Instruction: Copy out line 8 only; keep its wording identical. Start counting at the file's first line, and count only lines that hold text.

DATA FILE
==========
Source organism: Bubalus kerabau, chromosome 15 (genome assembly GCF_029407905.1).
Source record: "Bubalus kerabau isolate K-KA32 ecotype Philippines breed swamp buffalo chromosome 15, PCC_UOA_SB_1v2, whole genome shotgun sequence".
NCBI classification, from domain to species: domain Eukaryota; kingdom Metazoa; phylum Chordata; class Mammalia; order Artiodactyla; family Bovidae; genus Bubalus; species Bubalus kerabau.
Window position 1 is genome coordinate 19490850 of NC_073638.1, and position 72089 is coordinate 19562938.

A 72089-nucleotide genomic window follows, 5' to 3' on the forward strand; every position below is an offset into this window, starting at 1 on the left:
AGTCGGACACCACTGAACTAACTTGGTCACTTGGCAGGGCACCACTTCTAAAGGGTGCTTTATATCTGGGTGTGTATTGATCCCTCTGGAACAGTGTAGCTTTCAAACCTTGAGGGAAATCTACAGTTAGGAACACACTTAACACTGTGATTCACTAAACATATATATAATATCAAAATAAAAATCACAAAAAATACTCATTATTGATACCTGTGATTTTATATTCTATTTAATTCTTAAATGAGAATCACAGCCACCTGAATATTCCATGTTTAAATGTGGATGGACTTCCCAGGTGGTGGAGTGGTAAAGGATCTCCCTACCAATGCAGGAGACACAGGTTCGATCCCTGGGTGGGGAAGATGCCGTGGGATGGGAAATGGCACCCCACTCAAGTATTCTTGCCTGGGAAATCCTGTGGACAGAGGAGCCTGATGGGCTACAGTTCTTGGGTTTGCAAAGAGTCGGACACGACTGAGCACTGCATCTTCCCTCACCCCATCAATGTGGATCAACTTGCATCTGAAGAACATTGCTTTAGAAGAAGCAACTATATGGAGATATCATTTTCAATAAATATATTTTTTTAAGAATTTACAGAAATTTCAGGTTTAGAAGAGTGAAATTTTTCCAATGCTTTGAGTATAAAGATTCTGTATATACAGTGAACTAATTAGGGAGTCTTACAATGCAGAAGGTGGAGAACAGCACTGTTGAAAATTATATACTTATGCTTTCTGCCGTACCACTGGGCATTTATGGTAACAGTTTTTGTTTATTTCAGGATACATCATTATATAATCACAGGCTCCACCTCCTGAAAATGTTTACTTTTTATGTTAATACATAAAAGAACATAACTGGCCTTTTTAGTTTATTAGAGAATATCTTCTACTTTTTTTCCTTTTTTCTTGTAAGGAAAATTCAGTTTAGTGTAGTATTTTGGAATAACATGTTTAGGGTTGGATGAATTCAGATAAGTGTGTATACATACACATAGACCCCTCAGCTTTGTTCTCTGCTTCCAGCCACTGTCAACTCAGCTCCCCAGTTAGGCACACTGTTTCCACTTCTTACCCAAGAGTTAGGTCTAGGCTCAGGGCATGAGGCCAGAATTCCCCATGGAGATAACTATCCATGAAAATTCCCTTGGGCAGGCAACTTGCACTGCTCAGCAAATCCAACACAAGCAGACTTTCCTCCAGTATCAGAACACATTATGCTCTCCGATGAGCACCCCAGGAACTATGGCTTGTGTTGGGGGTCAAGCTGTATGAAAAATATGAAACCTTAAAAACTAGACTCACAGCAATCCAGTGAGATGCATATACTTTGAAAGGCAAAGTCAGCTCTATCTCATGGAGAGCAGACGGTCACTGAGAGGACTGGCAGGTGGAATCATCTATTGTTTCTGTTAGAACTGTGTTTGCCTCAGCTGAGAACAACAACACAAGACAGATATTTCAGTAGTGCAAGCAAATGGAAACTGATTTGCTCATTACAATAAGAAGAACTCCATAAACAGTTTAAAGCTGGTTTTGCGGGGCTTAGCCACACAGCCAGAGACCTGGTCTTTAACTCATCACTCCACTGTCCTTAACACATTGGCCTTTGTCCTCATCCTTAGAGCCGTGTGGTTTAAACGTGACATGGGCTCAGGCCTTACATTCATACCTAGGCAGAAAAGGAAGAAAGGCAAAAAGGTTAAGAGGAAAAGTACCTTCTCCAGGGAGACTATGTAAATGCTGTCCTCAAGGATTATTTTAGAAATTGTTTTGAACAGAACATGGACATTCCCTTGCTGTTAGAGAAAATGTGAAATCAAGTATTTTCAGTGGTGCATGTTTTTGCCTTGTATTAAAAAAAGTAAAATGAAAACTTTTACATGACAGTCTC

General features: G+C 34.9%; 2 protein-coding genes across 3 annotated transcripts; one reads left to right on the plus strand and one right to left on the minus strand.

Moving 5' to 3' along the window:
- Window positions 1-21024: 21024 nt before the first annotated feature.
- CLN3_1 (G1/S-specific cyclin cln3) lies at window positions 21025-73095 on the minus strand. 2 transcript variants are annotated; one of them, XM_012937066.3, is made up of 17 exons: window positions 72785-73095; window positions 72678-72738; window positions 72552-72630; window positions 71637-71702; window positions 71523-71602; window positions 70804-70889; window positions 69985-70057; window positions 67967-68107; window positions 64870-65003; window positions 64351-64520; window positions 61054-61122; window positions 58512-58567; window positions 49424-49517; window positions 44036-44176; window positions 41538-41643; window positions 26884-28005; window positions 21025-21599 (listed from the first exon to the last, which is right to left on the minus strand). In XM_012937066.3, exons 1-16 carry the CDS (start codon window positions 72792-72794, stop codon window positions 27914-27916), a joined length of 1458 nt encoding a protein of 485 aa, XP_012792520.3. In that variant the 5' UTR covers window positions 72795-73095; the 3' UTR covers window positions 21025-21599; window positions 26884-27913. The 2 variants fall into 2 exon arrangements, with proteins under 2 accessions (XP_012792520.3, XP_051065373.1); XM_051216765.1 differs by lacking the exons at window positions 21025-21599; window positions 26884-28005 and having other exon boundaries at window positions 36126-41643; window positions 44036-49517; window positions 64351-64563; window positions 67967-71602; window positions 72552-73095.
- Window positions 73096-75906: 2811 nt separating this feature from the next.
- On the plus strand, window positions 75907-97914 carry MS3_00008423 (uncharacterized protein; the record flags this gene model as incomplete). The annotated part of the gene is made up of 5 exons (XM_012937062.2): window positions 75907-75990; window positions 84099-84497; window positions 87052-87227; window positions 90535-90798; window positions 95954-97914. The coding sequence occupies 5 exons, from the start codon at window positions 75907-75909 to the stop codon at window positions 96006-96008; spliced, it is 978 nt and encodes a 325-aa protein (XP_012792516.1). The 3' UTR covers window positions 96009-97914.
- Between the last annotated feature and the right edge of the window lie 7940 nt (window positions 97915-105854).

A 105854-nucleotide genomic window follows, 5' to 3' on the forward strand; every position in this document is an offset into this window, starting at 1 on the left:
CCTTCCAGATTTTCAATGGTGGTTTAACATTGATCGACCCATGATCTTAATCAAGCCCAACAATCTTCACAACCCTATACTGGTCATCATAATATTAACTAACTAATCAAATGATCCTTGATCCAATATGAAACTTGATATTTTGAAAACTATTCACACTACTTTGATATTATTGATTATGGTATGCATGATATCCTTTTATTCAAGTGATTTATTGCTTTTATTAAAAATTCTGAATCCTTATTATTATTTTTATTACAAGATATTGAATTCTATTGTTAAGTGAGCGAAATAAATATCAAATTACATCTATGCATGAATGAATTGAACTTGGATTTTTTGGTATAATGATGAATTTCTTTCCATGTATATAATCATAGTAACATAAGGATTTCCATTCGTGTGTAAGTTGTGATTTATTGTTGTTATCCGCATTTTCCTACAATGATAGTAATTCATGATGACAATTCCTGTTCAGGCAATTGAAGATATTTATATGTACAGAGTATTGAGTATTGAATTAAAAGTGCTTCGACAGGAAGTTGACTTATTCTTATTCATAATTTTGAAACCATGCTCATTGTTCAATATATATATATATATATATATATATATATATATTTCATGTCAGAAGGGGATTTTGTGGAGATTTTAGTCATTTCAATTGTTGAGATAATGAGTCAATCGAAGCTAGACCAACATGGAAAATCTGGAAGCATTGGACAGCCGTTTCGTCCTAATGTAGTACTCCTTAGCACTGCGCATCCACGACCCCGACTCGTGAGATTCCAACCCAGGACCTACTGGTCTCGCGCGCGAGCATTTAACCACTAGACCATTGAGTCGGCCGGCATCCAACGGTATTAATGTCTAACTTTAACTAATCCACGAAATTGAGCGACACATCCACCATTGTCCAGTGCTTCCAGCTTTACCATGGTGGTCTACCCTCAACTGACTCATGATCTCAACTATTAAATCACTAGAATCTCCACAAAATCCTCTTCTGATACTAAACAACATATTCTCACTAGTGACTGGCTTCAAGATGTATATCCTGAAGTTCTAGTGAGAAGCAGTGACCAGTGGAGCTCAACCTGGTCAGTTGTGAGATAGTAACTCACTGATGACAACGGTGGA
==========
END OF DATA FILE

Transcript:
Moving 5' to 3' along the window: